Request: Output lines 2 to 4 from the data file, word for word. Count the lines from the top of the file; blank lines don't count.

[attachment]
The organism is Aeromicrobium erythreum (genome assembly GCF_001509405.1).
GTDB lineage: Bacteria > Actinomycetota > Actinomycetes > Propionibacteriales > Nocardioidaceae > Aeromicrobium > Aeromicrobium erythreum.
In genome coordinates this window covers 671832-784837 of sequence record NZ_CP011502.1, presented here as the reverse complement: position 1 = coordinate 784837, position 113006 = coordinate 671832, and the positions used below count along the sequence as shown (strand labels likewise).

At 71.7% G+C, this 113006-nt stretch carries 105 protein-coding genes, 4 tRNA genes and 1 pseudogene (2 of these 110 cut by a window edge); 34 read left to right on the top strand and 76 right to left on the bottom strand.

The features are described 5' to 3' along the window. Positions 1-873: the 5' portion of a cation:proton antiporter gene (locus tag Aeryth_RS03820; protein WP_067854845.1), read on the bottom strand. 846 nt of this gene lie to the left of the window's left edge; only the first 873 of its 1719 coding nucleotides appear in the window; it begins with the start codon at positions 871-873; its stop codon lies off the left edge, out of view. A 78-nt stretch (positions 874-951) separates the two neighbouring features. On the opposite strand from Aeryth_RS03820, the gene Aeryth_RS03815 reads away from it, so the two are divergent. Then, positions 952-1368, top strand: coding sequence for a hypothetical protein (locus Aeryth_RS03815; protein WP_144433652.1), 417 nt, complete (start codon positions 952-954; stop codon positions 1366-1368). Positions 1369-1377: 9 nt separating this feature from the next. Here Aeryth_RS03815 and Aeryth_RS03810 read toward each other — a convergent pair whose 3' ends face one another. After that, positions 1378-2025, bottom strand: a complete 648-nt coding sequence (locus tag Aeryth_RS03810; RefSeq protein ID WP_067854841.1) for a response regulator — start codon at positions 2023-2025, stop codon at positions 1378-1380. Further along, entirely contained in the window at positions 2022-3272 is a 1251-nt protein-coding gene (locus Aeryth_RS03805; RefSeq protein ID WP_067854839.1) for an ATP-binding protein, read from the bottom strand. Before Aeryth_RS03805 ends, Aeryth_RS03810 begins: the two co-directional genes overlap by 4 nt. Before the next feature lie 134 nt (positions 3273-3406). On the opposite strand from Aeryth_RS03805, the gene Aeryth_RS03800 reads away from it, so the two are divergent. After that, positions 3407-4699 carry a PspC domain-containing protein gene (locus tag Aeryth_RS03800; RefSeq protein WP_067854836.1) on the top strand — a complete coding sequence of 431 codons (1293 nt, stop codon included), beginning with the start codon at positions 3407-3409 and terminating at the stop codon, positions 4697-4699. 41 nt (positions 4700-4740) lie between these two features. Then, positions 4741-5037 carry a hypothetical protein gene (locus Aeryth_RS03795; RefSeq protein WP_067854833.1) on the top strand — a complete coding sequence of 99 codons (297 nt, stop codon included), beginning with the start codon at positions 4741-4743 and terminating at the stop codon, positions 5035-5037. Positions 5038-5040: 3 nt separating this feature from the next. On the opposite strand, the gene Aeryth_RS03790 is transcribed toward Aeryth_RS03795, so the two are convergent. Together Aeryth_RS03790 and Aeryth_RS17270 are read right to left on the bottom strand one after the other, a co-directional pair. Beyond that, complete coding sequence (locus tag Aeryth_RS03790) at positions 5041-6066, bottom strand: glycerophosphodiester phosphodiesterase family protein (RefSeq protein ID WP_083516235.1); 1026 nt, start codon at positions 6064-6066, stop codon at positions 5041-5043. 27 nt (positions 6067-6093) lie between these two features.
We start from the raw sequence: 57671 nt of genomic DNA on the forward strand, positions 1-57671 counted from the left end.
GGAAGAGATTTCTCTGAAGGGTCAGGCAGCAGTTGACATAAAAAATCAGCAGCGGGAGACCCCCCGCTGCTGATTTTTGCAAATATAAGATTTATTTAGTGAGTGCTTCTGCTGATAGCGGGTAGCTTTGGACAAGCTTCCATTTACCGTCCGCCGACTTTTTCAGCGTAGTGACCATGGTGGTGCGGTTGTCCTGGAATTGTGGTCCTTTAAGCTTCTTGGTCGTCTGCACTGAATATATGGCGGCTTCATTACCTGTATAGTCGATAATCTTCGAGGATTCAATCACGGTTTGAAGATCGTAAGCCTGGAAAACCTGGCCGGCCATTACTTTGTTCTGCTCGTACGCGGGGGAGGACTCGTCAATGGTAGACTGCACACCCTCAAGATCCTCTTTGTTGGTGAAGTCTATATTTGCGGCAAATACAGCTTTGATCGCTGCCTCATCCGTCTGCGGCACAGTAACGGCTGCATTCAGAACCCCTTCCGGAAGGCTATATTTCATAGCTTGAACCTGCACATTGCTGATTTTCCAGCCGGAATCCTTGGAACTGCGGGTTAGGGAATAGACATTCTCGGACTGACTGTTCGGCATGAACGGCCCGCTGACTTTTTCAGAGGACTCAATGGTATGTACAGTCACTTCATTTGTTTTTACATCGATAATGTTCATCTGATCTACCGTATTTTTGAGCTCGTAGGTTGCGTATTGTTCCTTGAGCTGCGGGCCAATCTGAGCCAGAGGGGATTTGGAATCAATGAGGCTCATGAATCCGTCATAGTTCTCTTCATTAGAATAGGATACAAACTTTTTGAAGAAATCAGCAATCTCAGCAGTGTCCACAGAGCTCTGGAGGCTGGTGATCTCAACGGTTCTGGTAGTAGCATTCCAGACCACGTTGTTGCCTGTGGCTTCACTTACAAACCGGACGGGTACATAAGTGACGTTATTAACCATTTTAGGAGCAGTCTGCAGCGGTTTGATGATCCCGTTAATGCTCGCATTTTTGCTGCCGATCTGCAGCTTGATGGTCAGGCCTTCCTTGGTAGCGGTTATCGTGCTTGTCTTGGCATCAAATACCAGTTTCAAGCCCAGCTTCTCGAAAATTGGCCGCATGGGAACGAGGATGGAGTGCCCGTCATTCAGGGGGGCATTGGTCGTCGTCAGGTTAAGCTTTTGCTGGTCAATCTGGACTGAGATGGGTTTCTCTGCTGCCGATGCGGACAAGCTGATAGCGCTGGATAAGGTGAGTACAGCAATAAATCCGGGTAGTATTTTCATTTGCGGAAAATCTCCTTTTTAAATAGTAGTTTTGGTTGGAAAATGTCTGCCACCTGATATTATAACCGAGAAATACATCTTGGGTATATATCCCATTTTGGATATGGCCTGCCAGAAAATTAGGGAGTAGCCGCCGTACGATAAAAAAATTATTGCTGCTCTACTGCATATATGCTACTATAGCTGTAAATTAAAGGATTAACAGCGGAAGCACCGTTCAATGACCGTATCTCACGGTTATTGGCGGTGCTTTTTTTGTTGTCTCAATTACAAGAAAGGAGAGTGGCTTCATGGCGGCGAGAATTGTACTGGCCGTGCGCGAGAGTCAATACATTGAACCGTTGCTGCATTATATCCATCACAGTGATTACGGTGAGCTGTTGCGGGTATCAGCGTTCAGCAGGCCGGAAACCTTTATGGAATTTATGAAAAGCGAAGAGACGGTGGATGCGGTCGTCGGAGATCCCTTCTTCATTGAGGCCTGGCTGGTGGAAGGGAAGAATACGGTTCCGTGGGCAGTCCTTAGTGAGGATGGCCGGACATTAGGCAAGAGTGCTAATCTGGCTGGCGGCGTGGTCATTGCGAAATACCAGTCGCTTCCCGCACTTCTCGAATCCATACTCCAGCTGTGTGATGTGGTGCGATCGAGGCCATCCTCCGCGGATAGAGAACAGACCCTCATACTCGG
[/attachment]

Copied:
GTDB lineage: Bacteria > Actinomycetota > Actinomycetes > Propionibacteriales > Nocardioidaceae > Aeromicrobium > Aeromicrobium erythreum.
In genome coordinates this window covers 671832-784837 of sequence record NZ_CP011502.1, presented here as the reverse complement: position 1 = coordinate 784837, position 113006 = coordinate 671832, and the positions used below count along the sequence as shown (strand labels likewise).

At 71.7% G+C, this 113006-nt stretch carries 105 protein-coding genes, 4 tRNA genes and 1 pseudogene (2 of these 110 cut by a window edge); 34 read left to right on the top strand and 76 right to left on the bottom strand.